Amazon Japan ships a limited selection of items to a limited selection of countries. Most items will say if they can be shipped to your selected address on the listing page, but sometimes that information is wrong and you only find out if something can be shipped when you try to check out.

A note for anyone in Switzerland: only the EU Amazons ship there anymore. Amazon US, Japan, etc. will not ship anything, which really sucks. (This is due to some tax nonsense in Switzerland...but Amazon obviously doesn't care much about the Swiss market at all anyway.)

There is only one international shipping option available from Amazon - Amazon Global. (See Part 2 above.)

Note that most Amazon third party sellers will not ship directly overseas. And even Amazon itself does not ship everything they sell directly overseas. If you encounter that snag, you will need to use a package forwarding service.


(Note: I'm not including the localized Rakuten sites in the US, France and Germany here. They are really re-branded versions of online shopping sites that already existed in those countries, and don't sell Japanese items at all other than the stuff available anywhere.)

There are two parts to Rakuten. The first is the main Japanese Rakuten site, which is all in Japanese. The other is the Global Rakuten site, which is available in English, Chinese and Korean (you can switch these as well as your preferred currency on the home page). Unless you can read Japanese you are probably going to need to use the Global site.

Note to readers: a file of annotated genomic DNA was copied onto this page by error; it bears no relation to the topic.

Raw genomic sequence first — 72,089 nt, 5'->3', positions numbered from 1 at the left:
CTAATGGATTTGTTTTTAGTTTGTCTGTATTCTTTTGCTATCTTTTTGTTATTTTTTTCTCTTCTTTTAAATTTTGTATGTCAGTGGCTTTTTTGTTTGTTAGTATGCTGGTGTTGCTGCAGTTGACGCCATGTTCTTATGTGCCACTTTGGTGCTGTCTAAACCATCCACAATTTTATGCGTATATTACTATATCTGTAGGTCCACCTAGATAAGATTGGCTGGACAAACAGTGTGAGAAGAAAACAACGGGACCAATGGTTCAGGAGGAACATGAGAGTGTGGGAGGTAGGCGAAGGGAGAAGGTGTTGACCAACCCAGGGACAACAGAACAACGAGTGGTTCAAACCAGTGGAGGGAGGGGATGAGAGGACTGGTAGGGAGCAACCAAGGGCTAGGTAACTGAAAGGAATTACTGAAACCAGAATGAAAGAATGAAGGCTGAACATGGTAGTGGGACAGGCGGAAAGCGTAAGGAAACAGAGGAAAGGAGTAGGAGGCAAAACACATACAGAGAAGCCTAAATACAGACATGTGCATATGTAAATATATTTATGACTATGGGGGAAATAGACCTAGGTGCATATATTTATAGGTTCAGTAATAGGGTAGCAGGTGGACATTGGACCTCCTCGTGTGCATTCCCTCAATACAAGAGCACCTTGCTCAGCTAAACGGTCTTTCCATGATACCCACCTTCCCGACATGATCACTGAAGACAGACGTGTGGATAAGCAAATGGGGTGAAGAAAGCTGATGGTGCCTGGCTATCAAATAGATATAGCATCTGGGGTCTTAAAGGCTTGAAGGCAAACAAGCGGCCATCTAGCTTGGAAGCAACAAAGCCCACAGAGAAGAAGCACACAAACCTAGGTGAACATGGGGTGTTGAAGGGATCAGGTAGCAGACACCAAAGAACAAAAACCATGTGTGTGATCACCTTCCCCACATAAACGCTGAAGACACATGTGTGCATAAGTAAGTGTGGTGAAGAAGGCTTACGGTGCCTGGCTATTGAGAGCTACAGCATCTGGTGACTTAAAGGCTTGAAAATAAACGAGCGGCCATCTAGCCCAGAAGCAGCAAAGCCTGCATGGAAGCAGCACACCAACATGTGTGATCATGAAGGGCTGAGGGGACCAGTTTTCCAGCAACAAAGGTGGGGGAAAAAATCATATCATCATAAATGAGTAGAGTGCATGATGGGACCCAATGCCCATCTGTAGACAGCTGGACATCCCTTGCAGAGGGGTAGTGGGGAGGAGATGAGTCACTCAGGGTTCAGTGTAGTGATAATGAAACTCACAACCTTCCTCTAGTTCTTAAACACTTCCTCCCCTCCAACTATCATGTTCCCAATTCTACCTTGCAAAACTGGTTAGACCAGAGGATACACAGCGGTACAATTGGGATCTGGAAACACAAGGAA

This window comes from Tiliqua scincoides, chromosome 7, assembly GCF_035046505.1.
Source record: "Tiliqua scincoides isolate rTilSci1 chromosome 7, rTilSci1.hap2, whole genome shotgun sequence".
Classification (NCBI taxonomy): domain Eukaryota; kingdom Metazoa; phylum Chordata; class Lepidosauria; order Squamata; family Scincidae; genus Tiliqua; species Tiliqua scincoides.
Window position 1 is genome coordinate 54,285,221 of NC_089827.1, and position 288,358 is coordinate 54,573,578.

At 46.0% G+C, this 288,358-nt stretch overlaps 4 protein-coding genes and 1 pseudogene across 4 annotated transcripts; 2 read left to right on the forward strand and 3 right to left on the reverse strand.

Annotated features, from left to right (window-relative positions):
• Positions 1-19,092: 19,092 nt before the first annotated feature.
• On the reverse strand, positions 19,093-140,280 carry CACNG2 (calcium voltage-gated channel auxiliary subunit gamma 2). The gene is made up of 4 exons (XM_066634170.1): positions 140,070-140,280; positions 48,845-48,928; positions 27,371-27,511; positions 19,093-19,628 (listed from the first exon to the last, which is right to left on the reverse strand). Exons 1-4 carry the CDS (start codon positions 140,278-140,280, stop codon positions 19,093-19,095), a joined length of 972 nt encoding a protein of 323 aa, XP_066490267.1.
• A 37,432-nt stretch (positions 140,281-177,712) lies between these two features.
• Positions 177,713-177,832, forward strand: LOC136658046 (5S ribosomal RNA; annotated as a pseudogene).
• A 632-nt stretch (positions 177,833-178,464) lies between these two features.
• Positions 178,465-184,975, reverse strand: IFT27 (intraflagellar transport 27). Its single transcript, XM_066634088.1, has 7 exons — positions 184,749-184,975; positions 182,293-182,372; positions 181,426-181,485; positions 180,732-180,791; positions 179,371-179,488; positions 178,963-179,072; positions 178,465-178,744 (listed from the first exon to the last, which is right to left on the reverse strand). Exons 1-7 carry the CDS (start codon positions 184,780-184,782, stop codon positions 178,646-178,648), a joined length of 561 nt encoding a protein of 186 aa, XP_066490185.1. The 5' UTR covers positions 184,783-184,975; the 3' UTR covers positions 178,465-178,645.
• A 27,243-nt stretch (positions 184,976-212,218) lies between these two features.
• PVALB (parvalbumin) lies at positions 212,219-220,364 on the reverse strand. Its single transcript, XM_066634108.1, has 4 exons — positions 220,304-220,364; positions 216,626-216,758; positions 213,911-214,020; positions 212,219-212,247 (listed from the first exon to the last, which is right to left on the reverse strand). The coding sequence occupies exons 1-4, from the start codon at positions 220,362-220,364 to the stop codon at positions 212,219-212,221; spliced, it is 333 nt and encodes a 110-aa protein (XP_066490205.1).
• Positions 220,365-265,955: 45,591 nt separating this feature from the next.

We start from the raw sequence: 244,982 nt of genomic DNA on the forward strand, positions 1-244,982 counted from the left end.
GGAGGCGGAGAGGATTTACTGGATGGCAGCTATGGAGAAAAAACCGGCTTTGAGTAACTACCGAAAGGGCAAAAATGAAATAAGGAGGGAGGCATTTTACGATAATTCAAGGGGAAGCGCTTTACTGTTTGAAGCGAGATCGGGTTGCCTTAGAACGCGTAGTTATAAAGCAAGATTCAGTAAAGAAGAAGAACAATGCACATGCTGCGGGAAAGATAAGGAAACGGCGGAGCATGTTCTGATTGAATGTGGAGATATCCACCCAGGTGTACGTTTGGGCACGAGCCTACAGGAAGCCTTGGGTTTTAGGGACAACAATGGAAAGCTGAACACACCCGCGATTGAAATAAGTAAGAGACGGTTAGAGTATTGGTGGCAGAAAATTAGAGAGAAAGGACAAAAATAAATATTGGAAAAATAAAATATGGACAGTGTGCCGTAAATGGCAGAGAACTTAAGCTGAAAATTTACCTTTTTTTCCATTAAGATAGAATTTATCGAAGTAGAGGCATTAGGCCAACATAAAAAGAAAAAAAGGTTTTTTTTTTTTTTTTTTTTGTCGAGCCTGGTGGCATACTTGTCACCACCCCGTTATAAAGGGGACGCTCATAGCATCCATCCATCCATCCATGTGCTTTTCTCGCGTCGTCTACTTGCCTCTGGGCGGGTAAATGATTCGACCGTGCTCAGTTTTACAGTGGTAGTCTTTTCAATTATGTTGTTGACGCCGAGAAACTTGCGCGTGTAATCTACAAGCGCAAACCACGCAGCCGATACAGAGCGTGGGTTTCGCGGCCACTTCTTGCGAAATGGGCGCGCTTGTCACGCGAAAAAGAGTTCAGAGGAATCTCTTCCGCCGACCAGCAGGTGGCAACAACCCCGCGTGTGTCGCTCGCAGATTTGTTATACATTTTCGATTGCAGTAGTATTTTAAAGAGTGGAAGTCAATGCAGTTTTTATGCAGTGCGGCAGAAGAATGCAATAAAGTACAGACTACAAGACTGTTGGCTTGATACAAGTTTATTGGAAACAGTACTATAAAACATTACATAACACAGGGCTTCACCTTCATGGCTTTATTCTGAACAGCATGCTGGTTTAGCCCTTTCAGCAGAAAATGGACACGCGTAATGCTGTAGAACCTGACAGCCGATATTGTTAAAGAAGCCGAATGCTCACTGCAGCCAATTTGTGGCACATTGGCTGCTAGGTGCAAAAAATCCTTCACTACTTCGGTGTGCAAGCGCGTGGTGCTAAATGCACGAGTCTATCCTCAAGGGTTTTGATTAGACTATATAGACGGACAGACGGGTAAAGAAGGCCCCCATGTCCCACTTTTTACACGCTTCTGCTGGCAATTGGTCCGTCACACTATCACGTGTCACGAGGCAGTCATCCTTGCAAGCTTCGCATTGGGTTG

The common parts of the Global site are perfectly fine. However, for better or worse - mostly worse - they are using machine translations for the product descriptions, and they are often hilariously awful. You have to guess what they mean in many cases. Rakuten works best when you know the name of the product(s) you want, and can use the search box judiciously.

If you can figure Rakuten out though, they have a huge selection and they charge Japanese retail prices with no overseas markup. You do have to pay for shipping and customs of course. Also watch out for items where a forwarding fee is added, if you want to avoid that charge for whatever reason. (Rakuten haUnless you can figure out the Japanese product descriptions on Amazon, Rakuten may be easier to use. Plus, they are constantly offering coupons and double-triple and more points promos and so on.

Note that many Rakuten merchants will not ship directly overseas. If you encounter that snag, you will need to use a package forwarding service.

Part 4: Package forwarding services